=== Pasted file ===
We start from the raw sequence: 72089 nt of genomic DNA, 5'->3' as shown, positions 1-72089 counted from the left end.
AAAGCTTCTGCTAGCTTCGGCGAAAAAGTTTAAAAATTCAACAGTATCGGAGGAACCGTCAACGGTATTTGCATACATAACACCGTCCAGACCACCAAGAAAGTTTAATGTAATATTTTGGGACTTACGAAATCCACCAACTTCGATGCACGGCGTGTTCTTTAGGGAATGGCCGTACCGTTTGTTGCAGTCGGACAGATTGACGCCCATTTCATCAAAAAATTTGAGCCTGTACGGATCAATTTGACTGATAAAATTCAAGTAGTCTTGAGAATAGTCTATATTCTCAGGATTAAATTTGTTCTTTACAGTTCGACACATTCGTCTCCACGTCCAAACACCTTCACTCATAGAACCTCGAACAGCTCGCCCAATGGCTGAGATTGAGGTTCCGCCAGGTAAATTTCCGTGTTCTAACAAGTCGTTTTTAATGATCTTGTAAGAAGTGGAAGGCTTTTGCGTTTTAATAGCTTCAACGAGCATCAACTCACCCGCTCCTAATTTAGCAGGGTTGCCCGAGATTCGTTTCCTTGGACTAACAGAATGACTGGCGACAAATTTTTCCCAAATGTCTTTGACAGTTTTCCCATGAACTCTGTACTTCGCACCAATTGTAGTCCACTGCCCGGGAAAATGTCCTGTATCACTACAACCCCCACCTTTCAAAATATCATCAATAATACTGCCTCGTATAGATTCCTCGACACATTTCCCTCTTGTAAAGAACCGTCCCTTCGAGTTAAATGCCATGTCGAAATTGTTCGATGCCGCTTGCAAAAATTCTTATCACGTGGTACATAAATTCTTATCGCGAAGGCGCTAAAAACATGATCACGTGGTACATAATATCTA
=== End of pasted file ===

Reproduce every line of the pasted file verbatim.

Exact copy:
We start from the raw sequence: 72089 nt of genomic DNA, 5'->3' as shown, positions 1-72089 counted from the left end.
AAAGCTTCTGCTAGCTTCGGCGAAAAAGTTTAAAAATTCAACAGTATCGGAGGAACCGTCAACGGTATTTGCATACATAACACCGTCCAGACCACCAAGAAAGTTTAATGTAATATTTTGGGACTTACGAAATCCACCAACTTCGATGCACGGCGTGTTCTTTAGGGAATGGCCGTACCGTTTGTTGCAGTCGGACAGATTGACGCCCATTTCATCAAAAAATTTGAGCCTGTACGGATCAATTTGACTGATAAAATTCAAGTAGTCTTGAGAATAGTCTATATTCTCAGGATTAAATTTGTTCTTTACAGTTCGACACATTCGTCTCCACGTCCAAACACCTTCACTCATAGAACCTCGAACAGCTCGCCCAATGGCTGAGATTGAGGTTCCGCCAGGTAAATTTCCGTGTTCTAACAAGTCGTTTTTAATGATCTTGTAAGAAGTGGAAGGCTTTTGCGTTTTAATAGCTTCAACGAGCATCAACTCACCCGCTCCTAATTTAGCAGGGTTGCCCGAGATTCGTTTCCTTGGACTAACAGAATGACTGGCGACAAATTTTTCCCAAATGTCTTTGACAGTTTTCCCATGAACTCTGTACTTCGCACCAATTGTAGTCCACTGCCCGGGAAAATGTCCTGTATCACTACAACCCCCACCTTTCAAAATATCATCAATAATACTGCCTCGTATAGATTCCTCGACACATTTCCCTCTTGTAAAGAACCGTCCCTTCGAGTTAAATGCCATGTCGAAATTGTTCGATGCCGCTTGCAAAAATTCTTATCACGTGGTACATAAATTCTTATCGCGAAGGCGCTAAAAACATGATCACGTGGTACATAATATCTA